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Reverse Mortgages Increasingly Being Used To Assist With Cost Of Elderly Care

Rejecting nursing home option to stay in own home is exploding thanks to reverse mortgages.

Reverse mortgages are helping millions of Americans in all sorts of unexpected ways particularly since a growing number of older Americans are choosing to stay in their homes rather than opt for care at nursing homes.

“I think we’re seeing a massive reduction of people going into nursing homes,” says Alex Guerrero, the director of operations for San Francisco-based The Elder Care Research Organization. “We’re seeing a big increase of people staying in their homes and people going into assisted living.”

Experts say the growth in technology makes it easier for people to stay at home and that number will grow even further as baby boomers mull their options as they age. To help pay for enhanced technology, people are going to turn to reverse mortgages in even greater numbers, analysts say.

“In the next five to ten years, the technology that’s available to help the elderly live in their homes are going to take some real leaps and bounds forward,” says Guerrero. “People have been paying for home modifications with reverse mortgages already. What we can expect to see is people paying for technology that helps them live at home with reverse mortgage income. We’re seeing more of that just because the demand for elder care increases with baby boomers.”

Historically, people have used reverse mortgages to help pay for in-home care or to make home modifications. That might include a wheel-chair accessible walk-in tub, wheelchair ramps, stair glides and other modifications.

Reverse mortgages is also being used by couples to pay for a stay-in assisted living facility if the other spouse is younger and/or healthier and wants to remain in the home.

What’s the trend that’s going to take off in the future? It’s in-house safety monitoring—an advanced version where it’s monitoring movement from bed from to a chair, the opening and closing of doors, whether the toilet is flushed and whether medications are being dispensed, Guerrero says.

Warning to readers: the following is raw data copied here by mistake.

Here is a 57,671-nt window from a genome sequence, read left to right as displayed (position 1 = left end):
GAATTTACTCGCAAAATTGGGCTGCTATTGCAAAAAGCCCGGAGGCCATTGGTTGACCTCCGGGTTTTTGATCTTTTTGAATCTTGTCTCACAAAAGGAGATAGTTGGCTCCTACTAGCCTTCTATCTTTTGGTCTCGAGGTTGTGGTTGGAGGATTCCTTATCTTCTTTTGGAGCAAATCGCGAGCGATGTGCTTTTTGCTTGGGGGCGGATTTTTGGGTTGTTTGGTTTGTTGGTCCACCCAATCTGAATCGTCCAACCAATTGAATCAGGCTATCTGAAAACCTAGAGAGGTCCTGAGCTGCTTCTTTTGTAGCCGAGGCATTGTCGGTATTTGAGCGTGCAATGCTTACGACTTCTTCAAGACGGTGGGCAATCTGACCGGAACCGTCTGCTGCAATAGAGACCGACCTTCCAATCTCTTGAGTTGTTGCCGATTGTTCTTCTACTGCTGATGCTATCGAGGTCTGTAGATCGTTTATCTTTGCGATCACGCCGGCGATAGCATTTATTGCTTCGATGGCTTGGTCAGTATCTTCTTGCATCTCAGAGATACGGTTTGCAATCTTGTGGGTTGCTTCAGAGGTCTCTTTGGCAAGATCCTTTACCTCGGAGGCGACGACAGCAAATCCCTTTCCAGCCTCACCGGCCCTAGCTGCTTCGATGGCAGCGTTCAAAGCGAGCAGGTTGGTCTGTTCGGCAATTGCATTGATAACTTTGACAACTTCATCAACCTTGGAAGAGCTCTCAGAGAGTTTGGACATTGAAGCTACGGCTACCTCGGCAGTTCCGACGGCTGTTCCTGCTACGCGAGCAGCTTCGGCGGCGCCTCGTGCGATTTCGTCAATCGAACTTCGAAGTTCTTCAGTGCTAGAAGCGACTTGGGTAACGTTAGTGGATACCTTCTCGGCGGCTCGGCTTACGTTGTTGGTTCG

“It’s ‘smart home’ technology that monitors all of in-home movement that may be supplemented with video,” Guerrero says. “This technology will make it much easier for seniors to live in their homes, but it won’t be super cheap, either. We project that reverse mortgages will be used to help pay for in-home aging technology.”

The cost of the technology varies and is based on the number of sensors used in the home, Guerrero says. Some might choose to have three sensors and others may want 30 around the home. It can cost as low as $1,000 to implement it or run several thousand dollars on the high end, he says. Monthly fees run in the $200 to $500 range.

Guerrero says that’s only the start of what’s coming in the homes for older Americans. There’s wearable technology that will become more pervasive and whose cost will come down over time. It’s combined with home safety monitoring that allows people’s vital signs to be monitored. People also have to option for virtual companion care through computer technology.

For those who don’t want to stay in their home or can’t, many are opting for assisted living rather than nursing homes, Guerrero says. Those facilities vary in what they provide. People may use them to help with assistance with walking, feeding and other daily activities without medical care. Others need medical care in addition to help with daily activities.

Many people also turn to assisted living for the social component if they’re single and don’t want to stay in their homes, Guerrero says.

“Assisted living has grown tremendously over the past decade and more people are moving into assisted living in addition to aging at home,” Guerrero says. “Reverse mortgages don’t work so well in assisted living because if you moved out of your home then after a year you have to make due on your reverse mortgage.”

Where they’re used to pay for assisted living is when one spouse chooses to remain in the home. But it’s important that the person is in good health and won’t require him or her to move out of the home anytime soon or it would have to be sold, Guerrero says.

“We do see that happening, but it needs to be done carefully because then if the family dependent on that spouse in home gets ill, then come due in 12 months,” Guerrero says. “The reverse mortgages aren’t a short-term solution to pay for care, but for a two-to five-year plus range it becomes a better option.”

New rules for reverse mortgages just kicked in August 2014 to help the surviving spouse in case the other dies. If one of the spouses took out the reverse mortgage and died, the new rules allow the survivor to keep living in the home without being foreclosed upon as long as they make tax and insurance payments and maintain the home.


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